KATHMANDU, Oct 3: When Ram Bhandari received a call from his father Tej Bahadur Bhandari on December 31, 2001, his father informed him that he was meeting with the then Chief District Officer (CDO) of Lamjung, Shiva Prasad Nepal on that day, and was coming to Kathmandu the day after.
What Ram did not realize then was that it was the last ever contact he would make with his father.
Back then, Ram was 23 and his father, a retired teacher and social worker, was 56. Tej had been receiving continuous threats from the security forces for his alleged involvement with the rebel Maoists. There were six members in Ram's family including two sisters, a brother and his parents.
When his mother called him in the evening and told him that his father was not yet home, Ram was startled. He left for his home district the very next day.
There still are eyewitnesses who confirm that a group of security personnel led by the then Deputy Superintendent of Police (DSP) Pitamber Adhikari arrested Tej on December 31, 2001 and blind-folded and tortured him brazenly in broad daylight in Besisahar before forcing him into a police van. Although the police acknowledged the arrest two weeks after the incident, they reported that Tej had been shot dead during a crossfire with the then Maoist rebels.
Seventeen years have passed since the incident and Ram has been actively seeking justice for his father, trying to find his whereabouts for all these years. He has sought information on his father's whereabouts from various state authorities including the CDO, police offices, Supreme Court, Commission for Investigation on Enforced Disappeared Persons (CIEDP) and Truth and Reconciliation Commission (TRC) but none of the authorities have been able to give him the information.
“We were written off by the CDO when we sought the information. He told us that he had not met with my father,” Ram told Republica, “The police scolded us when we asked about the whereabouts of my father.” He even filed a writ of habeas corpus at the Supreme Court but it too was dismissed without proper investigation.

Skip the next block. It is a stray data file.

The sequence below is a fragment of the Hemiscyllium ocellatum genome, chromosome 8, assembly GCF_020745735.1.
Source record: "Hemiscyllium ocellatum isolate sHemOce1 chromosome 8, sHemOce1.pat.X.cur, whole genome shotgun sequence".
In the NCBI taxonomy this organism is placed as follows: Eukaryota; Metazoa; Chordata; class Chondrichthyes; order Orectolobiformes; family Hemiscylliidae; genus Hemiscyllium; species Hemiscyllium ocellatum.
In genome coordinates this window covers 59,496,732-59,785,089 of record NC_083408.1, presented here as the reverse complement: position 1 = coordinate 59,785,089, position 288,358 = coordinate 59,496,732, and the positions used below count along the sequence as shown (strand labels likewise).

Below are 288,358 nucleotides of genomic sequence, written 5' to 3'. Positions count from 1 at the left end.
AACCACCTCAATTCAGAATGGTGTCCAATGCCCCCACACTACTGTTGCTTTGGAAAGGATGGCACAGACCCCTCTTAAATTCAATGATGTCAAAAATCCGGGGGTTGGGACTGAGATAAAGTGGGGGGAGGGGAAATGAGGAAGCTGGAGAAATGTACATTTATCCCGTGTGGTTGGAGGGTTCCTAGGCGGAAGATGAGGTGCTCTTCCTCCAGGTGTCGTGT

Ram is just a case in hand. There are more than 1,350 applications filed at CIEDP for investigation into disappearance of persons during the decade-long conflict. But none of the investigations have been completed let alone information on the disappeared persons be disseminated to their families.
He accused the two commissions of not making any significant progress in helping minimize the pain of the families of the persons who went missing during the conflict era.
“Our hopes were rejuvenated when the peace accord was signed and when the two commissions were formed,” he said, “But both these commissions have failed to deliver since their formation three and a half years ago.”
Ram emphasized the need for having a second thought about the commissions now as they have failed to deliver at all. “The commissions are useless,” he said, “It is high time we thought about restructuring and reforming them.”